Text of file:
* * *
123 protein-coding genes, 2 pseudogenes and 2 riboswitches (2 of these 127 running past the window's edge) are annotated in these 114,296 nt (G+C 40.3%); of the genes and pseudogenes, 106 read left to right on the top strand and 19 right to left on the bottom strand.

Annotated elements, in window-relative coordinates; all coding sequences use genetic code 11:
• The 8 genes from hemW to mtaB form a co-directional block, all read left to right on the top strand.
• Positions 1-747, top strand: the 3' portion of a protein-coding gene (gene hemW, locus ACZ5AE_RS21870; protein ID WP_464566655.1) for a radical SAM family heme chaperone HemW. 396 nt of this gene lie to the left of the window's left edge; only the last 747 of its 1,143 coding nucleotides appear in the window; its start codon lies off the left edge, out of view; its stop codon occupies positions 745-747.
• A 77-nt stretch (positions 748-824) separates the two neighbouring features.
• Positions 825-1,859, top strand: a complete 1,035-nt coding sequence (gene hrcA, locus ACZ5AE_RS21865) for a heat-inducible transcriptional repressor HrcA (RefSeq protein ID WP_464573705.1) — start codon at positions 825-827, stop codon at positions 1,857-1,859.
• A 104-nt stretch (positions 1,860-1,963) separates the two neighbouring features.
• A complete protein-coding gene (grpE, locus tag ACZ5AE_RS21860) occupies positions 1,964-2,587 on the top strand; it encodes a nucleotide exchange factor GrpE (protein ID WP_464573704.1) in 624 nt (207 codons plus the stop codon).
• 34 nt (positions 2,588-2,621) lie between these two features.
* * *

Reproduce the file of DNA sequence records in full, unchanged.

123 protein-coding genes, 2 pseudogenes and 2 riboswitches (2 of these 127 running past the window's edge) are annotated in these 114,296 nt (G+C 40.3%); of the genes and pseudogenes, 106 read left to right on the top strand and 19 right to left on the bottom strand.

Annotated elements, in window-relative coordinates; all coding sequences use genetic code 11:
• The 8 genes from hemW to mtaB form a co-directional block, all read left to right on the top strand.
• Positions 1-747, top strand: the 3' portion of a protein-coding gene (gene hemW, locus ACZ5AE_RS21870; protein ID WP_464566655.1) for a radical SAM family heme chaperone HemW. 396 nt of this gene lie to the left of the window's left edge; only the last 747 of its 1,143 coding nucleotides appear in the window; its start codon lies off the left edge, out of view; its stop codon occupies positions 745-747.
• A 77-nt stretch (positions 748-824) separates the two neighbouring features.
• Positions 825-1,859, top strand: a complete 1,035-nt coding sequence (gene hrcA, locus ACZ5AE_RS21865) for a heat-inducible transcriptional repressor HrcA (RefSeq protein ID WP_464573705.1) — start codon at positions 825-827, stop codon at positions 1,857-1,859.
• A 104-nt stretch (positions 1,860-1,963) separates the two neighbouring features.
• A complete protein-coding gene (grpE, locus tag ACZ5AE_RS21860) occupies positions 1,964-2,587 on the top strand; it encodes a nucleotide exchange factor GrpE (protein ID WP_464573704.1) in 624 nt (207 codons plus the stop codon).
• 34 nt (positions 2,588-2,621) lie between these two features.